Computing Meaning

Volume 2

H.C. Bunt (Editor), R.A. Muskens (Editor), E. Thijsse (Editor)

    Research output: Book/ReportBook editingScientificpeer-review

    Abstract

    This book is a collection of papers written by outstanding researchers in the newly emerging field of computational semantics. Computational semantics is concerned with the computation of the meanings of linguistic objects such as text fragments, spoken dialogue utterances, and e-mail messages. The meaning of such an object is determined partly by linguistic information and partly by information from the context in which the object occurs. The information from these sources is combined by processes that infer which interpretation of the object applies in the given context. This applies not only to notoriously difficult aspects of interpreting linguistic objects, such as indexicals, anaphora, and metonymy, but also to establishing the precise reference of common nouns and the scopes of noun phrases. The central issue in computational semantics is how processes of finding and combining the relevant linguistic and contextual information into contextually appropriate meanings can be organised. Traditional approaches of applying context information to disambiguated natural language expressions do not work well, due to the massive ambiguity in natural language. Recent work in computational semantics suggests, alternatively, to represent linguistic semantic information in formal structures with underspecification, and to apply context information in inference processes that result in further specification of these representations. Underspecified representation and inference are therefore the key topics in this book.
    Original languageEnglish
    Place of PublicationDordrecht
    PublisherKluwer Academic Publishers
    Number of pages312
    ISBN (Print)1402001754
    Publication statusPublished - 2001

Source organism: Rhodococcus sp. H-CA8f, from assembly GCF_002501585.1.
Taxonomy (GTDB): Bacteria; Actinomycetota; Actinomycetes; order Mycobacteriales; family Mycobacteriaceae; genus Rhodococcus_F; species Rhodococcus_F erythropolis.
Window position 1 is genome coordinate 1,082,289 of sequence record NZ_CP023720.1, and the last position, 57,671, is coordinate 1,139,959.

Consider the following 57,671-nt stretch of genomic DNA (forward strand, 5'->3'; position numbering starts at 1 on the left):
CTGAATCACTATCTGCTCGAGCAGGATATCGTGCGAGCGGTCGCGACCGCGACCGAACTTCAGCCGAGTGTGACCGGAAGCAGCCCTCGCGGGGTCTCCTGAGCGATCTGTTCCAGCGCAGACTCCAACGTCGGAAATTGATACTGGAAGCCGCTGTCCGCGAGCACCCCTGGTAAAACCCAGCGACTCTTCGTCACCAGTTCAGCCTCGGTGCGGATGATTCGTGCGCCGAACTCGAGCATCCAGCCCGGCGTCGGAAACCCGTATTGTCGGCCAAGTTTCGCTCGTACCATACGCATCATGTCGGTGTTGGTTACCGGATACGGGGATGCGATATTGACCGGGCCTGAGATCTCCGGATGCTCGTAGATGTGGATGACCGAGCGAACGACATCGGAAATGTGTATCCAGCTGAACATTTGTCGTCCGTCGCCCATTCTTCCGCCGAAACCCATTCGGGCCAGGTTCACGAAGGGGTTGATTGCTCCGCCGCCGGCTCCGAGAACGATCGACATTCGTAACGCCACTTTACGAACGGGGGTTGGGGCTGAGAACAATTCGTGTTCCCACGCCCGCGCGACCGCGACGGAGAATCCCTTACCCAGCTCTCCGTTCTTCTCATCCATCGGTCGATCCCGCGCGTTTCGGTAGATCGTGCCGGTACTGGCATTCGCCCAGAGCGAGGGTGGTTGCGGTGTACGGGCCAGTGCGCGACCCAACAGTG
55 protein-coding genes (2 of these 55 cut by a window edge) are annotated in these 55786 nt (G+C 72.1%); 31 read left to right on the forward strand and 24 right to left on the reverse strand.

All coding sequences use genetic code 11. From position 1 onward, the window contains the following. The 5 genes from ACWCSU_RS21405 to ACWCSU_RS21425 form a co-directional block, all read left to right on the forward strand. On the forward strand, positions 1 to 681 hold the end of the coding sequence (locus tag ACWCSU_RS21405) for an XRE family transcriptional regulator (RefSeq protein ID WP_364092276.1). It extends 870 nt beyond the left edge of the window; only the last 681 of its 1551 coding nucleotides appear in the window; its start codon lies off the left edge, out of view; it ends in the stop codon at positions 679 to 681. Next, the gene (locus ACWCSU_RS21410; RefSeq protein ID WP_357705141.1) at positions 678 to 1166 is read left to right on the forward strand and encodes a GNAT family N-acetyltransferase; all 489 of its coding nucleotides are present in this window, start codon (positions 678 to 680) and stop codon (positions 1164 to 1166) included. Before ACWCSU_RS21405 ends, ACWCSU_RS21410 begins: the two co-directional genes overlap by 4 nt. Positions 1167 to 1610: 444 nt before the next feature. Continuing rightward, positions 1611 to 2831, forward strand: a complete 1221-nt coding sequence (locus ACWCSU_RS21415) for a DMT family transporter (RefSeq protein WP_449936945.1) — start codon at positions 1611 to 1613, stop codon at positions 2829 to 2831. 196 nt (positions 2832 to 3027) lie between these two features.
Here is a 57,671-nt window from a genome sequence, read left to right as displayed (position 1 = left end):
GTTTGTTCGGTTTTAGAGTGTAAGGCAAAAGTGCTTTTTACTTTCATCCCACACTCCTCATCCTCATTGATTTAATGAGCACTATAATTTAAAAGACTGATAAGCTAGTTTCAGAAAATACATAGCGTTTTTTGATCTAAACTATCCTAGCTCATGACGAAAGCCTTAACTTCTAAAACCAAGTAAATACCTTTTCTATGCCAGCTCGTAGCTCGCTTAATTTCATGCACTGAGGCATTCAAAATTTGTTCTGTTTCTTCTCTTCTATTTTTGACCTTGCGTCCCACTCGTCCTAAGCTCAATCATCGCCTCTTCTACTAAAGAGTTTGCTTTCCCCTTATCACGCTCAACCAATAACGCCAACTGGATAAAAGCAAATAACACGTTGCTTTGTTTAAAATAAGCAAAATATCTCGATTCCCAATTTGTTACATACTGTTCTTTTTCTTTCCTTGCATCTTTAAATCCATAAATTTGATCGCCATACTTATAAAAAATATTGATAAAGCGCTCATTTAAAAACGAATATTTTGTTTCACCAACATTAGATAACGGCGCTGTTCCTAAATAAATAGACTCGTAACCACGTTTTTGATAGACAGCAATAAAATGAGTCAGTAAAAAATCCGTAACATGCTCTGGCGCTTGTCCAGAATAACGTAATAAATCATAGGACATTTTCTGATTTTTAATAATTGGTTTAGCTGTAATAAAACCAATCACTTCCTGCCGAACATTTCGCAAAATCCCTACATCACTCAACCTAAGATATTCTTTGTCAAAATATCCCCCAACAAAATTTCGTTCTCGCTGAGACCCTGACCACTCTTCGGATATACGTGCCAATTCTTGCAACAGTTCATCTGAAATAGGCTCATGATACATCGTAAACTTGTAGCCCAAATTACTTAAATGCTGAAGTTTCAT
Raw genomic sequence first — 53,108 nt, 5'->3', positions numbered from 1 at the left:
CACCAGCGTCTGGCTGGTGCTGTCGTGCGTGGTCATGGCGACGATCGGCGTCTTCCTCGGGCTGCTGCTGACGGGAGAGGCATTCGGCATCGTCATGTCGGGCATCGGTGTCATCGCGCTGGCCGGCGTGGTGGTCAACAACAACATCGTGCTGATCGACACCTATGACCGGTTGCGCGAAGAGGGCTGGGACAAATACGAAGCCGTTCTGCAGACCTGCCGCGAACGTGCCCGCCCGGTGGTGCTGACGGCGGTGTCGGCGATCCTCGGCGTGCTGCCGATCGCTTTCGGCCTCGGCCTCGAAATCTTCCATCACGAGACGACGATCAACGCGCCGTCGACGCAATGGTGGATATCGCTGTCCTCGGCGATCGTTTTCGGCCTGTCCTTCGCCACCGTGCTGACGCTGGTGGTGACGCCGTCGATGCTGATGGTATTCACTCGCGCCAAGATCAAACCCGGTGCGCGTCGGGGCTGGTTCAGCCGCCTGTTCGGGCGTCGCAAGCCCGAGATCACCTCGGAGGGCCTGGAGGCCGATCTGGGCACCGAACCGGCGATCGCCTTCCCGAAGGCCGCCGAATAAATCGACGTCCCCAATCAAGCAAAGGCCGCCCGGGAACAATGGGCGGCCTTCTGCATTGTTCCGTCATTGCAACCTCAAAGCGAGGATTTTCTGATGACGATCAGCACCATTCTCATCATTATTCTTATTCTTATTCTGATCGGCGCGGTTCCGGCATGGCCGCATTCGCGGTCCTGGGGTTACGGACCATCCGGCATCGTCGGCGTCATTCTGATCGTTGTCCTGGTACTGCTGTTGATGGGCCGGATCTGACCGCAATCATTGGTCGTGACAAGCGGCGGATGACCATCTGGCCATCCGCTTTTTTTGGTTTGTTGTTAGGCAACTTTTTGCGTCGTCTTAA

Publication series

    NameStudies in linguistics and philosophy
    No.77

    Fingerprint

    Computational
    Natural Language
    Inference
    Linguistic Semantics
    Semantic Information
    Contextual
    Underspecification
    Indexicals
    Common Noun
    Noun Phrase
    Metonymy
    Electronic Mail
    Utterance
    Anaphora

    Cite this

    Bunt, H. C., Muskens, R. A., & Thijsse, E. (Eds.) (2001). Computing Meaning: Volume 2. (Studies in linguistics and philosophy; No. 77). Dordrecht: Kluwer Academic Publishers.
    Bunt, H.C. (Editor) ; Muskens, R.A. (Editor) ; Thijsse, E. (Editor). / Computing Meaning : Volume 2. Dordrecht : Kluwer Academic Publishers, 2001. 312 p. (Studies in linguistics and philosophy; 77).
    @book{703a7ec86d6a48e8851daf817f4d7a93,
    title = "Computing Meaning: Volume 2",
    abstract = "This book is a collection of papers written by outstanding researchers in the newly emerging field of computational semantics. Computational semantics is concerned with the computation of the meanings of linguistic objects such as text fragments, spoken dialogue utterances, and e-mail messages. The meaning of such an object is determined partly by linguistic information and partly by information from the context in which the object occurs. The information from these sources is combined by processes that infer which interpretation of the object applies in the given context. This applies not only to notoriously difficult aspects of interpreting linguistic objects, such as indexicals, anaphora, and metonymy, but also to establishing the precise reference of common nouns and the scopes of noun phrases. The central issue in computational semantics is how processes of finding and combining the relevant linguistic and contextual information into contextually appropriate meanings can be organised. Traditional approaches of applying context information to disambiguated natural language expressions do not work well, due to the massive ambiguity in natural language. Recent work in computational semantics suggests, alternatively, to represent linguistic semantic information in formal structures with underspecification, and to apply context information in inference processes that result in further specification of these representations. Underspecified representation and inference are therefore the key topics in this book.",
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    Bunt, HC, Muskens, RA & Thijsse, E (eds) 2001, Computing Meaning: Volume 2. Studies in linguistics and philosophy, no. 77, Kluwer Academic Publishers, Dordrecht.

    Computing Meaning : Volume 2. / Bunt, H.C. (Editor); Muskens, R.A. (Editor); Thijsse, E. (Editor).

    Dordrecht : Kluwer Academic Publishers, 2001. 312 p. (Studies in linguistics and philosophy; No. 77).

    Research output: Book/ReportBook editingScientificpeer-review

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    Bunt HC, (ed.), Muskens RA, (ed.), Thijsse E, (ed.). Computing Meaning: Volume 2. Dordrecht: Kluwer Academic Publishers, 2001. 312 p. (Studies in linguistics and philosophy; 77).